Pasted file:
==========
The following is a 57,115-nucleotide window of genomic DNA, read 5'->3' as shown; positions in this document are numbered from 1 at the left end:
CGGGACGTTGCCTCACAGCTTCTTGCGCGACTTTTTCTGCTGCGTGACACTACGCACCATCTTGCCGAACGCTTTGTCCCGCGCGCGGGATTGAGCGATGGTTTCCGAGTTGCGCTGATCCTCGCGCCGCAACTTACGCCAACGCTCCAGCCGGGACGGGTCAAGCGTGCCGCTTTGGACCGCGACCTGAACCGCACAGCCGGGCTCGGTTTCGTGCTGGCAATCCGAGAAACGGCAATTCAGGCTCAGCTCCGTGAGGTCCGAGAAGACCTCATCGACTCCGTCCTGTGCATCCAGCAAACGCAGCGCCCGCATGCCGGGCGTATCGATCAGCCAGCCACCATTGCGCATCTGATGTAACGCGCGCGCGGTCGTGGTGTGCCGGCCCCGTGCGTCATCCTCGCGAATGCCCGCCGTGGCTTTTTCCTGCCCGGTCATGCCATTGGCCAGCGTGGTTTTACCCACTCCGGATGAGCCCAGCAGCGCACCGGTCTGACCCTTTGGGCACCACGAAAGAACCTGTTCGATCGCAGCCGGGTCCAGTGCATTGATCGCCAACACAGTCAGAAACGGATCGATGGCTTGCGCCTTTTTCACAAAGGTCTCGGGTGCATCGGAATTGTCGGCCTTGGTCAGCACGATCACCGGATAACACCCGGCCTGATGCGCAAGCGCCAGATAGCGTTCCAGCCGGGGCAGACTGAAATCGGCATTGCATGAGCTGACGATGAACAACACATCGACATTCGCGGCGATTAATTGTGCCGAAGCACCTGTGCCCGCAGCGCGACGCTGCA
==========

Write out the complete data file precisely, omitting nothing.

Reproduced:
The following is a 57,115-nucleotide window of genomic DNA, read 5'->3' as shown; positions in this document are numbered from 1 at the left end:
CGGGACGTTGCCTCACAGCTTCTTGCGCGACTTTTTCTGCTGCGTGACACTACGCACCATCTTGCCGAACGCTTTGTCCCGCGCGCGGGATTGAGCGATGGTTTCCGAGTTGCGCTGATCCTCGCGCCGCAACTTACGCCAACGCTCCAGCCGGGACGGGTCAAGCGTGCCGCTTTGGACCGCGACCTGAACCGCACAGCCGGGCTCGGTTTCGTGCTGGCAATCCGAGAAACGGCAATTCAGGCTCAGCTCCGTGAGGTCCGAGAAGACCTCATCGACTCCGTCCTGTGCATCCAGCAAACGCAGCGCCCGCATGCCGGGCGTATCGATCAGCCAGCCACCATTGCGCATCTGATGTAACGCGCGCGCGGTCGTGGTGTGCCGGCCCCGTGCGTCATCCTCGCGAATGCCCGCCGTGGCTTTTTCCTGCCCGGTCATGCCATTGGCCAGCGTGGTTTTACCCACTCCGGATGAGCCCAGCAGCGCACCGGTCTGACCCTTTGGGCACCACGAAAGAACCTGTTCGATCGCAGCCGGGTCCAGTGCATTGATCGCCAACACAGTCAGAAACGGATCGATGGCTTGCGCCTTTTTCACAAAGGTCTCGGGTGCATCGGAATTGTCGGCCTTGGTCAGCACGATCACCGGATAACACCCGGCCTGATGCGCAAGCGCCAGATAGCGTTCCAGCCGGGGCAGACTGAAATCGGCATTGCATGAGCTGACGATGAACAACACATCGACATTCGCGGCGATTAATTGTGCCGAAGCACCTGTGCCCGCAGCGCGACGCTGCA